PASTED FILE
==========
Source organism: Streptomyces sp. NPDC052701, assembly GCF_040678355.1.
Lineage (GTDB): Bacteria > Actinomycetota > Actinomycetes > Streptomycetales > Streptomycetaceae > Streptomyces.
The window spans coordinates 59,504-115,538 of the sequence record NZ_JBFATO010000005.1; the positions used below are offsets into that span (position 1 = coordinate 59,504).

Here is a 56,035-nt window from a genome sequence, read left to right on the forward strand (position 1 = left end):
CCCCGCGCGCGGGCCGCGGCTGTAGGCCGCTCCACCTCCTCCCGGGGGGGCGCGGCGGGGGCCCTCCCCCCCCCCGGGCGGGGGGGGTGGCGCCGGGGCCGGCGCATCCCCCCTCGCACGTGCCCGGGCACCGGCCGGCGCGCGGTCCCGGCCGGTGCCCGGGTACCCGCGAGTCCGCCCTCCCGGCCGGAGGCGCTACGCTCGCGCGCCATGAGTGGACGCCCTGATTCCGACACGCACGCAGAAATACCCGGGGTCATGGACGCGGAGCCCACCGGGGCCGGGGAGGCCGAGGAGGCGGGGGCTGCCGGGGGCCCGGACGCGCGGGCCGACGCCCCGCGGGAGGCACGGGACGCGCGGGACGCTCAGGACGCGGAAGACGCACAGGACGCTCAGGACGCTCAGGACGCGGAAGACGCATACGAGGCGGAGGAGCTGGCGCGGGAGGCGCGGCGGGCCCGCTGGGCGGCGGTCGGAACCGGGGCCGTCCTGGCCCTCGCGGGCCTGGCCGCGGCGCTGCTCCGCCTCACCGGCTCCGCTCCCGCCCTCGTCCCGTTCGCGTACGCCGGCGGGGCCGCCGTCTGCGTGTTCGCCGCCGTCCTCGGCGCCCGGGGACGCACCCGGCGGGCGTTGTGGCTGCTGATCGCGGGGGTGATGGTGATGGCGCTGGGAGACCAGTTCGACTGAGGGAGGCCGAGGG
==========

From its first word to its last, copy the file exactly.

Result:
Source organism: Streptomyces sp. NPDC052701, assembly GCF_040678355.1.
Lineage (GTDB): Bacteria > Actinomycetota > Actinomycetes > Streptomycetales > Streptomycetaceae > Streptomyces.
The window spans coordinates 59,504-115,538 of the sequence record NZ_JBFATO010000005.1; the positions used below are offsets into that span (position 1 = coordinate 59,504).

Here is a 56,035-nt window from a genome sequence, read left to right on the forward strand (position 1 = left end):
CCCCGCGCGCGGGCCGCGGCTGTAGGCCGCTCCACCTCCTCCCGGGGGGGCGCGGCGGGGGCCCTCCCCCCCCCCGGGCGGGGGGGGTGGCGCCGGGGCCGGCGCATCCCCCCTCGCACGTGCCCGGGCACCGGCCGGCGCGCGGTCCCGGCCGGTGCCCGGGTACCCGCGAGTCCGCCCTCCCGGCCGGAGGCGCTACGCTCGCGCGCCATGAGTGGACGCCCTGATTCCGACACGCACGCAGAAATACCCGGGGTCATGGACGCGGAGCCCACCGGGGCCGGGGAGGCCGAGGAGGCGGGGGCTGCCGGGGGCCCGGACGCGCGGGCCGACGCCCCGCGGGAGGCACGGGACGCGCGGGACGCTCAGGACGCGGAAGACGCACAGGACGCTCAGGACGCTCAGGACGCGGAAGACGCATACGAGGCGGAGGAGCTGGCGCGGGAGGCGCGGCGGGCCCGCTGGGCGGCGGTCGGAACCGGGGCCGTCCTGGCCCTCGCGGGCCTGGCCGCGGCGCTGCTCCGCCTCACCGGCTCCGCTCCCGCCCTCGTCCCGTTCGCGTACGCCGGCGGGGCCGCCGTCTGCGTGTTCGCCGCCGTCCTCGGCGCCCGGGGACGCACCCGGCGGGCGTTGTGGCTGCTGATCGCGGGGGTGATGGTGATGGCGCTGGGAGACCAGTTCGACTGAGGGAGGCCGAGGG